A fond, childhood memory was of my father reverently raising the flag of the United States on days of national importance. A Marine, like his father and grandfather before him, he would stand silently and watch the flag move in the breeze. He held a sense of awe for this country, and he believed the flag represented everything that was right about the United States.
He would point to it and say; that flag tells represents freedom. I have attempted to carry that tradition of raising the flag. My son and I would dutifully place it in a position of honor outside our home. This year it was difficult. The national media has been reporting on the immigration protests in a town called Murrietta (named for an immigrant - Esequial Murrieta) in the State of California (another Spanish word).
Women and children in an attempt to escape the economic oppression and daily terror in their home country have been arrested for entering the United States without proper documents. They were being transported in buses to a temporary holding facility before final deportation to their former “home.” After a treacherous journey of 1000 miles to escape gangs, extortion, rape, murder, these women and children were met by angry protesters.
The protesters blocked the buses from passing through to the facility. Many were waving the flag of the United States. The flag my father would hold so gently, was being held in anger. Softly flapping in the California wind, the flag of the United States would be forever etched in the memory of those impoverished women and children as a symbol of rejection. My father would have shed a tear.
In public life, we call ourselves a Christian country. We use phrases like “freedom and democracy” or “the chance for a better life.” It all sounds true; we tend to intervene in situations where liberation for oppression is a pressing national concern. Many of the appeals to our highest national identity emphasize the long held belief that we are the promised land: “And may He continue to hold us close as we fill the world with our sound—sound in unity, affection, and love—one people under God, dedicated to the dream of freedom that He has placed in the human heart, called upon now to pass that dream on to a waiting and hopeful world.” (Ronald Reagan, Second Inaugural).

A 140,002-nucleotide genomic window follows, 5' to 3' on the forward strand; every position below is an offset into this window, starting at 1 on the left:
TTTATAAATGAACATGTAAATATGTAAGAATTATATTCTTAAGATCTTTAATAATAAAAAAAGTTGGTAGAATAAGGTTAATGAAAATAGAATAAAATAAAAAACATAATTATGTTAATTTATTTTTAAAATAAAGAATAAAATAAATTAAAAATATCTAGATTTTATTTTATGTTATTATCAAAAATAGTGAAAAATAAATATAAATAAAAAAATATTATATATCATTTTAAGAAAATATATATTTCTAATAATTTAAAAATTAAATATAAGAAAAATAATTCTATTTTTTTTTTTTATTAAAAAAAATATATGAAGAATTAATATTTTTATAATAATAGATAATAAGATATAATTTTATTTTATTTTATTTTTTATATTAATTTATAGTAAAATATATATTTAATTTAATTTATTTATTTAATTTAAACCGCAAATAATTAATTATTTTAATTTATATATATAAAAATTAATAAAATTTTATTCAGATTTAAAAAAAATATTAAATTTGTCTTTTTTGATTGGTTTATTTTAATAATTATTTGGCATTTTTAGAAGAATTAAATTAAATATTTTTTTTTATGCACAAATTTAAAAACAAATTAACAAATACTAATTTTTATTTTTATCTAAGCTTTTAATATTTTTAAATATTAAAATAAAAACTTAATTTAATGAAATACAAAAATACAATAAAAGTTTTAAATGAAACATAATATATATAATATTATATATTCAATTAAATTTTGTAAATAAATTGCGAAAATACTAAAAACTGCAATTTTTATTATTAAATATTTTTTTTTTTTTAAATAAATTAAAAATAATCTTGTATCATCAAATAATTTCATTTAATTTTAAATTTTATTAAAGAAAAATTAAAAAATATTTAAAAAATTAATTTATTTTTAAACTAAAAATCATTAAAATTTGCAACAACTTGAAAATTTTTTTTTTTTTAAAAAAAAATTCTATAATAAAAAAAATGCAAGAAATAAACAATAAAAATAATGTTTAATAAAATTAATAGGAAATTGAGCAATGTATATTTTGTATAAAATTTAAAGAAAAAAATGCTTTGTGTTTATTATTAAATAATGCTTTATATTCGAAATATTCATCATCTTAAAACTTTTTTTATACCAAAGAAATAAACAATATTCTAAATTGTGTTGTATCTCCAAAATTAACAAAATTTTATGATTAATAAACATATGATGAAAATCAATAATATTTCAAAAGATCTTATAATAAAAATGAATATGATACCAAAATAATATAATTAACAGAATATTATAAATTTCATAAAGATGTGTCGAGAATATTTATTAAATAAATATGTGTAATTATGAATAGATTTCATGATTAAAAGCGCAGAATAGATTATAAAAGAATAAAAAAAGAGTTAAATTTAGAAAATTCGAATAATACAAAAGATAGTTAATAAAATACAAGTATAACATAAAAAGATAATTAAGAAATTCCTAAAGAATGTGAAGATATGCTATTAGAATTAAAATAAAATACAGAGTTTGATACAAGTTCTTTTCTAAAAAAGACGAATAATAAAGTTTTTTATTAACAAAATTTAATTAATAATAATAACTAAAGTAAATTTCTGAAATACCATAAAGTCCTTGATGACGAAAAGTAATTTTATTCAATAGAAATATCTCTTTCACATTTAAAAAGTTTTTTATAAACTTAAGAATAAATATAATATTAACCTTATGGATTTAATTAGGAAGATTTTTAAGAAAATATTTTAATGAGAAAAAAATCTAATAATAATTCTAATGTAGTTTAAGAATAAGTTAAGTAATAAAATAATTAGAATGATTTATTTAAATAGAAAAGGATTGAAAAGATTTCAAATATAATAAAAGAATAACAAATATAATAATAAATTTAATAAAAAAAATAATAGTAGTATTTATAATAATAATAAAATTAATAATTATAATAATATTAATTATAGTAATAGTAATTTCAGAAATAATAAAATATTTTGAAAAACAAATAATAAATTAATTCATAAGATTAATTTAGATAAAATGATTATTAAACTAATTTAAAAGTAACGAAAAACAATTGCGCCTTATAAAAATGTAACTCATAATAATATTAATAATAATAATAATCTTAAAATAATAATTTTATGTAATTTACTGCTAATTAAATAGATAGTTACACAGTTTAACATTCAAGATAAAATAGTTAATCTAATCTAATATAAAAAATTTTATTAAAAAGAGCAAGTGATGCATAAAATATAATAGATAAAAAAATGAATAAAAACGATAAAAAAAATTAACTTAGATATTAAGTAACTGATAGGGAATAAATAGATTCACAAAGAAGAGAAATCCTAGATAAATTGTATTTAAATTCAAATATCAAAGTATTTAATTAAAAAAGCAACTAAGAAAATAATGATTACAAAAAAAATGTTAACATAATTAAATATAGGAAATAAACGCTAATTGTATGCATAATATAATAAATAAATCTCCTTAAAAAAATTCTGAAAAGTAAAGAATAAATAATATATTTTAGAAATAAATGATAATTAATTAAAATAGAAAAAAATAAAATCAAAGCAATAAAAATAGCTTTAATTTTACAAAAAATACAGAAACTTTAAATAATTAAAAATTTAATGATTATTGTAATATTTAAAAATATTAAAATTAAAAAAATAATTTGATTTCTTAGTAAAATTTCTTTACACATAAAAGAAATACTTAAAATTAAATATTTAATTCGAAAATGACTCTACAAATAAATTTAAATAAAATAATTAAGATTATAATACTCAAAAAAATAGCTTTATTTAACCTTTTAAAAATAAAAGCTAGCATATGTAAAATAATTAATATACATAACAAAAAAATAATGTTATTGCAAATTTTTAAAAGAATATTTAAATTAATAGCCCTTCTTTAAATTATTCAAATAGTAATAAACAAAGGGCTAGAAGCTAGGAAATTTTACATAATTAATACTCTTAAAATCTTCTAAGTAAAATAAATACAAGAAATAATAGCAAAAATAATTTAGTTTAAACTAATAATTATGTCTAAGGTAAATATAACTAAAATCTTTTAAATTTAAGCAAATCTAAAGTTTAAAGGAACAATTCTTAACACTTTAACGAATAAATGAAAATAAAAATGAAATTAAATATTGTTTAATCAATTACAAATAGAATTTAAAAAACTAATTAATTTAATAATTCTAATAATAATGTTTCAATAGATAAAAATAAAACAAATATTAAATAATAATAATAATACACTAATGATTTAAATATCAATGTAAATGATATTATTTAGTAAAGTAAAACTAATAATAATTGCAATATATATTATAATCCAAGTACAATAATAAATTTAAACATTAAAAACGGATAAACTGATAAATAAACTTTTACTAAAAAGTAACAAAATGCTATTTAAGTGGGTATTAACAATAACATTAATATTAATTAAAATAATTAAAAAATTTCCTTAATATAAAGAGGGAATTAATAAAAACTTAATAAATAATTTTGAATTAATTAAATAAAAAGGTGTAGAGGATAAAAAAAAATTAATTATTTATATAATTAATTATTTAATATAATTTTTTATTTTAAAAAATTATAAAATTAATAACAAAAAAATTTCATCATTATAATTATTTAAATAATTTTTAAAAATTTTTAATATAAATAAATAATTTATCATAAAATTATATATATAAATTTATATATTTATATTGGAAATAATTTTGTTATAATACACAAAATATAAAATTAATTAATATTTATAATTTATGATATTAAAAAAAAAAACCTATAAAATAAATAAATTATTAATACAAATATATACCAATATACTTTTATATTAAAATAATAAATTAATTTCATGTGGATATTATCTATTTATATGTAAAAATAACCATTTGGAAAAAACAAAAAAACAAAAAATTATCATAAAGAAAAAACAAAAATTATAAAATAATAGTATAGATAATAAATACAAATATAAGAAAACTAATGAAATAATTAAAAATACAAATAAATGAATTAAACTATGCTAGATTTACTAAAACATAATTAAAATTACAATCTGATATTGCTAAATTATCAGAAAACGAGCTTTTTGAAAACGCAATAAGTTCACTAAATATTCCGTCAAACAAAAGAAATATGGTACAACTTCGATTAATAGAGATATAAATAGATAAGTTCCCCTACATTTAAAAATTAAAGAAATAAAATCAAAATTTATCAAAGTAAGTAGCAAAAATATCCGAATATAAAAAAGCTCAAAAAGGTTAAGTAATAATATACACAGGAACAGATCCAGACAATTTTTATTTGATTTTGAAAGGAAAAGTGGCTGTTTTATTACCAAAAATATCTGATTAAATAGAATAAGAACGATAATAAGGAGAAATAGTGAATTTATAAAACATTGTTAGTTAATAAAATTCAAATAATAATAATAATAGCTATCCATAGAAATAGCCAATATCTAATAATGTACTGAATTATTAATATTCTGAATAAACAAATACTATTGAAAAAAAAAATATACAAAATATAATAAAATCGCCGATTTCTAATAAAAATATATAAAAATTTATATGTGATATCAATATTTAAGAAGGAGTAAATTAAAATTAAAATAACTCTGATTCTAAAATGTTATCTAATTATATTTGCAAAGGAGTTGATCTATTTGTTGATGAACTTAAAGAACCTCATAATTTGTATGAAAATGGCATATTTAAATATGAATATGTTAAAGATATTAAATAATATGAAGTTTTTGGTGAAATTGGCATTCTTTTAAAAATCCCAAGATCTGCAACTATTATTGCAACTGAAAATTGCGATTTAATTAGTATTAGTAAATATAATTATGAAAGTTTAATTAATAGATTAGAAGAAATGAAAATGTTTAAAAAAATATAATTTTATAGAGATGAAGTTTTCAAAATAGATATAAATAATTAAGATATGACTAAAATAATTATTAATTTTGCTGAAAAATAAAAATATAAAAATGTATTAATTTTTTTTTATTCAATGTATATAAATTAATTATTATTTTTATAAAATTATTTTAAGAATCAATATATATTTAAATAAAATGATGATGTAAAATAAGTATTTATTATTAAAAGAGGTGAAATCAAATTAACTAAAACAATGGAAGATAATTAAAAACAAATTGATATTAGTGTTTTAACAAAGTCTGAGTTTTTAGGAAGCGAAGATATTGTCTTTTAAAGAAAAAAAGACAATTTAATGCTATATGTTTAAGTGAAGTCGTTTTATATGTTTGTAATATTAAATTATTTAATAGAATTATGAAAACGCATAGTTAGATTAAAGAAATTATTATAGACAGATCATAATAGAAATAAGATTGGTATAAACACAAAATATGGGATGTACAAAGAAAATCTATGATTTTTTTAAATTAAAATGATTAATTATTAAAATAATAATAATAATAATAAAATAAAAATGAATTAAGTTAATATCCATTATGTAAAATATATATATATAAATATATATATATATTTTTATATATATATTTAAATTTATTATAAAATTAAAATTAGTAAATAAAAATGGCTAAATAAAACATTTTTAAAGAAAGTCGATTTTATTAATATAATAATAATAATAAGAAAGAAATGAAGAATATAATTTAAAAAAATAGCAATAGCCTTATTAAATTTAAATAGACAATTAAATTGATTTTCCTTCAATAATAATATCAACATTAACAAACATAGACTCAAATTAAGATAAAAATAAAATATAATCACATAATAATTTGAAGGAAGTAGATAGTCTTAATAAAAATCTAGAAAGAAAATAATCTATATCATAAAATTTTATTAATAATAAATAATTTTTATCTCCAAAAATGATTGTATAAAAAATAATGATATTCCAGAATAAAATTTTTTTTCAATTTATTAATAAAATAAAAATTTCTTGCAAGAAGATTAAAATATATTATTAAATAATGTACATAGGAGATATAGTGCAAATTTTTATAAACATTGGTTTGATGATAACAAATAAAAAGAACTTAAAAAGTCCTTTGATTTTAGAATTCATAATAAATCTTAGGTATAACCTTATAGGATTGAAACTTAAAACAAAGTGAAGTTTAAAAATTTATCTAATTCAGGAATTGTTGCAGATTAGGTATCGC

The women and children waiting on the bus were hopeful, and they found despair. The women and children silently watched as our flag was waved in anger at their presence. These children of God on that bus were told they could not enter “our kingdom.”
I would never assume that can speak for our Holy Creator or actually know what God is thinking. I like to believe, however, that through prayer, grace, silence and the Bible - God sent his Son with a message of love and inclusion. It is meant for everyone. I like to believe that God does not draw lines or borders, favor nationalities, or wave flags, or differentiate by standing, skin color or social class. Only that Jesus said, " Let the little children come to me, and do not hinder them, for the kingdom of heaven belongs to such as these. "
I like to believe that most Americans have a greater love for humanity and inherent compassion than what was reported at Murrieta. I pray that compassion still exists and because of this hope in humanity, we walked outside and unfurled the flag. I watched as my son raised it with special reverence, and I thought of my father and the love he held for his country.
I then walked into my makeshift chapel and sat in silence, staring at the crucifix. I was reminded once again the beauty of the cross. The beautiful cross is where the love God meets the earth. That cross is where life come alive and is the only real place for me. It is the place where true transformation is found.
I blessed the people protesting in Murrietta and blessed the women and children on that bus as they journey toward hope. Although the flag was waved in anger, it will always hold special meaning. It reminds me of my father and his belief in this place called the United States. I could not allow hate to replace his dreams of good.
However, I am also reminded there is something stronger in this world, something greater than nationality or speeches. It is what moves me to an indescribable place that no flag, country or song can replace. It is that a wounded, beautiful man was nailed to a cross. The arms of Christ, open in love and acceptance, embracing all of humanity. I will honor the flag for my father, struggle when it is used in hate, however, my life and everything about me is with Jesus. I will always follow Him and all that the cross represents.
I pledge allegiance to the Lamb and to the Kingdom for which he stands.